Academic journal article Early Modern Literary Studies

Measure for Measure, Julius Caesar, Henry IV Part Two, Love's Labor's Lost, the African Company Presents Richard III, and Ghostlight

Academic journal article Early Modern Literary Studies

Measure for Measure, Julius Caesar, Henry IV Part Two, Love's Labor's Lost, the African Company Presents Richard III, and Ghostlight

Article excerpt

Measure for Measure, Julius Caesar, Henry IV Part Two, Love's Labor's Lost, The African Company Presents Richard III, and Ghostlight, presented by the Oregon Shakespeare Festival, February-November 2011.

Measure for Measure. Director: Bill Rauch. With Anthony Heald (Duke of Vienna), René Millán (Angelo), Stephanie Beatriz (Isabela), and Isabell Monk O'Connor (Escalus).

Julius Caesar. Director: Amanda Dehnert. With Vilma Silva (Julius Caesar), Jonathan Haugen (Brutus), Gregory Linington (Cassius), and Danforth Comins (Mark Antony).

Henry IV, Part Two. Director: Lisa Peterson. With John Tufts (Prince Hal), Michael Winters (Falstaff), and Richard Howard (King Henry).

Love's Labor's Lost. Director: Shana Cooper. With Mark Bedard (King of Navarre), Kate Hurster (Princess of France), Gregory Linington (Berowne), and Stephanie Beatriz (Rosaline).

Ghostlight. Director: Jonathan Moscone. With Christopher Liam Moore (Jon), Robynn Rodriguez (Louise), Bill Geisslinger (Prison Guard), and Derrick Lee Weeden (Mister).

The African Company Presents Richard III. Director: Seret Scott. With Charles Robinson (Papa Shakespeare), Kevin Kenerly (James Hewitt), and Peter Macon (William Henry Brown).

1. This was a longer than usual season for the Oregon Shakespeare Festival, extending into the first week of November, and one that included an unusual piece of drama: a crack was discovered in the roof of the larger of the two indoor theatres (the Angus Bowmer), resulting in its closure from June 16th to August 2nd. During that period, plays scheduled for that theatre were re-staged in other venues in and around Ashland, including a tent in the park. The logistics of keeping the schedule of performances going were daunting and would have defeated some other companies. The season included four productions of Shakespeare plays, two in indoor theatres and two on the stage of the outdoor Allen Pavilion, together with productions of two other plays (Ghostlight and The African Company Presents Richard III) which had clear connections with Shakespeare.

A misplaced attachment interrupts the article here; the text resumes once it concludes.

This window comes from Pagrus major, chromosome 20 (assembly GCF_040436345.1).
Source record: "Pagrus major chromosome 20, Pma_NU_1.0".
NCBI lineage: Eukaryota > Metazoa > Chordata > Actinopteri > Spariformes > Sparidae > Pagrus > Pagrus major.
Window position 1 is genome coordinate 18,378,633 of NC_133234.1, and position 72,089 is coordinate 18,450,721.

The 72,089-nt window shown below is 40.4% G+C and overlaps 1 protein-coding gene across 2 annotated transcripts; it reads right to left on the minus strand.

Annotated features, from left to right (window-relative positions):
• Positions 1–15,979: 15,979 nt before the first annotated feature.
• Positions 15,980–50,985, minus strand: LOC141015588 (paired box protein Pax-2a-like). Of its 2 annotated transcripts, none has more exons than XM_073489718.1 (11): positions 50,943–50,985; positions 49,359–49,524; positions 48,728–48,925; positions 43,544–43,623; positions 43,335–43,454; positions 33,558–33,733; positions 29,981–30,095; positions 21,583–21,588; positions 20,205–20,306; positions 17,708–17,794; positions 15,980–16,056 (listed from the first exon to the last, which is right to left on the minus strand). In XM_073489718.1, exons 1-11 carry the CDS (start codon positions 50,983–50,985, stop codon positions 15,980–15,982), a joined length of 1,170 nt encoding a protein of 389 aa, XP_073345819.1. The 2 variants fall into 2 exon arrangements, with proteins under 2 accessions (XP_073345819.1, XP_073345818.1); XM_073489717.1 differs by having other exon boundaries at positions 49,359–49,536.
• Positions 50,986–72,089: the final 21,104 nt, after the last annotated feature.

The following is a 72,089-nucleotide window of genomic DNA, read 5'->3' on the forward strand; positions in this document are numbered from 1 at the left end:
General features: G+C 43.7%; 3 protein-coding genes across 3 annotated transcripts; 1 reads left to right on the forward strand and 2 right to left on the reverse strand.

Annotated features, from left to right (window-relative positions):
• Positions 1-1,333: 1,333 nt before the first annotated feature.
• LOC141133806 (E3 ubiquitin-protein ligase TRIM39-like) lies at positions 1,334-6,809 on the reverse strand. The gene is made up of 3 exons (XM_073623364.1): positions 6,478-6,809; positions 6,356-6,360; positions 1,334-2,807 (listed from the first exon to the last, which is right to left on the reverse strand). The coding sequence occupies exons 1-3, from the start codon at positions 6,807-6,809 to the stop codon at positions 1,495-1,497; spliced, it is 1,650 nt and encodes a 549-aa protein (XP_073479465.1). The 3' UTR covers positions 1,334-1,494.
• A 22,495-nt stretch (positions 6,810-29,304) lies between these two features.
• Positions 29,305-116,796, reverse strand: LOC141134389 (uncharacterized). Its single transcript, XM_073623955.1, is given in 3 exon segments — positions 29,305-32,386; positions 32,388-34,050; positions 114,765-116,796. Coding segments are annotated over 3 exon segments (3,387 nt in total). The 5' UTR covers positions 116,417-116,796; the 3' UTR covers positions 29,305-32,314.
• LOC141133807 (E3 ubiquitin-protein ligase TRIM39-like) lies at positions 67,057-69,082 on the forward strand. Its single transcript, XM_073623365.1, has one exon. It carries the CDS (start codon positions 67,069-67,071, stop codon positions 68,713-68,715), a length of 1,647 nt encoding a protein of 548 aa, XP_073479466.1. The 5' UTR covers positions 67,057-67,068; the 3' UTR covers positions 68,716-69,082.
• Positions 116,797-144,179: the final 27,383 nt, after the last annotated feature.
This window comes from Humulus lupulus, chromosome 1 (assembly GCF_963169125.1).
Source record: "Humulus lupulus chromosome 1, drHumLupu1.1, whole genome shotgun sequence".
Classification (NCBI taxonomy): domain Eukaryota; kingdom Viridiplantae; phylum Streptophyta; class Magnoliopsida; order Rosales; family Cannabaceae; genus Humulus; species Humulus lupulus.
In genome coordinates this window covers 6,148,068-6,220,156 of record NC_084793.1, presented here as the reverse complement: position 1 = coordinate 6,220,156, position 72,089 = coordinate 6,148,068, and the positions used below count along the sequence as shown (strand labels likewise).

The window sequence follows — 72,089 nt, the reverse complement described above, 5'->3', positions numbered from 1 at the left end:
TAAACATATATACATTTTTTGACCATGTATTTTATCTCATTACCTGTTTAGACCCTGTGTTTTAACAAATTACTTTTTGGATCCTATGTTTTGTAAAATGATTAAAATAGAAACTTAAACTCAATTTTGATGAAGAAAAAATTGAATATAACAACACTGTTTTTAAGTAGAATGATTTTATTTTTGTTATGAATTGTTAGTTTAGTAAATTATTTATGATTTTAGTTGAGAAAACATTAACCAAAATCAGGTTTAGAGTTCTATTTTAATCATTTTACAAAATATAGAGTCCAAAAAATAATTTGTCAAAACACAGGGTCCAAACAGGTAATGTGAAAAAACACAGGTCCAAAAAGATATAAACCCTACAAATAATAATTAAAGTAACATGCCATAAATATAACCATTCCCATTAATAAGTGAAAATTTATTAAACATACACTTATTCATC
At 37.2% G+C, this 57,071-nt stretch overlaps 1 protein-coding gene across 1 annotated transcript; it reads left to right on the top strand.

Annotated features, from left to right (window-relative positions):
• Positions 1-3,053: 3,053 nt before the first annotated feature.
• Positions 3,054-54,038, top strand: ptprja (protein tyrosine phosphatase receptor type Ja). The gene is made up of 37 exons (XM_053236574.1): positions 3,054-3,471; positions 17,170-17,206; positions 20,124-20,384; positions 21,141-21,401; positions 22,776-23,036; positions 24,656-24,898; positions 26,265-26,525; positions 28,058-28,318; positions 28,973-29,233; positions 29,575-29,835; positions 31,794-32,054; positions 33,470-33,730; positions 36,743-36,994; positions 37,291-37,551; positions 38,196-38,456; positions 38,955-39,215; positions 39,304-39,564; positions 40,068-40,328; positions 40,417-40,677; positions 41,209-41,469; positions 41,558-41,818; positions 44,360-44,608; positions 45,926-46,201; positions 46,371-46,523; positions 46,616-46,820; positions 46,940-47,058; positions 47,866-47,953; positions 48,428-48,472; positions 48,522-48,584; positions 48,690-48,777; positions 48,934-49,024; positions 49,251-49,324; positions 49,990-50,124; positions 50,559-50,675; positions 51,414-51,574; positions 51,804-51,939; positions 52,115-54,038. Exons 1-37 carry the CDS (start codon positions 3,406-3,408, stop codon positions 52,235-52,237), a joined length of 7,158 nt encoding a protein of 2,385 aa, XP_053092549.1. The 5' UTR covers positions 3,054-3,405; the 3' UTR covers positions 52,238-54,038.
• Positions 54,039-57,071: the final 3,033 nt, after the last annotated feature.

Measure for Measure

2. Most of us go to Measure for Measure wondering how the final moments will be played: will Isabella take the Duke willingly or not? This production provided an intriguing answer to that riddle by adding a cultural division between the two characters.

3. Ashland is a small town, and I had heard talk of this production having a Spanish setting. As a result, I had some concerns about how the nominal setting of Vienna would be employed. The place name occurs nine times in the text, and Vienna is no Illyria to be fashioned as you will, but a real location. I wondered whether it would become, for example, Valencia. And I wondered why Spanish was being used at all. The playbill note told us that the setting was "Vienna, an American city", and there were US flags on the stage on a number of occasions. Although the playbill did not specify a time, the clothing, music and hair-styles suggested the 1970s. This Vienna was, moreover, a multi-cultural American city, with substantial Hispanic and black communities, even if, for the most part, it was the white population that was in charge.

4. The playbill also told us that "This production of Measure for Measure is part of Shakespeare for a New Generation, a national theatre initiative sponsored by the National Endowment for the Arts in cooperation with Arts Midwest", and this was certainly a version of Measure for Measure which was designed for a US audience: the evocation of a Catholic, Hispanic community was not one which could have been employed as effectively in a UK production. The sense of a riftin this community was brought home in the use of English and Spanish, and especially in the pronunciation of the names Claudio, Julietta and Lucio: these were pronounced quite differently by the white characters (and even the spelling of the principal female character was altered in the playbill to 'Isabela'). …

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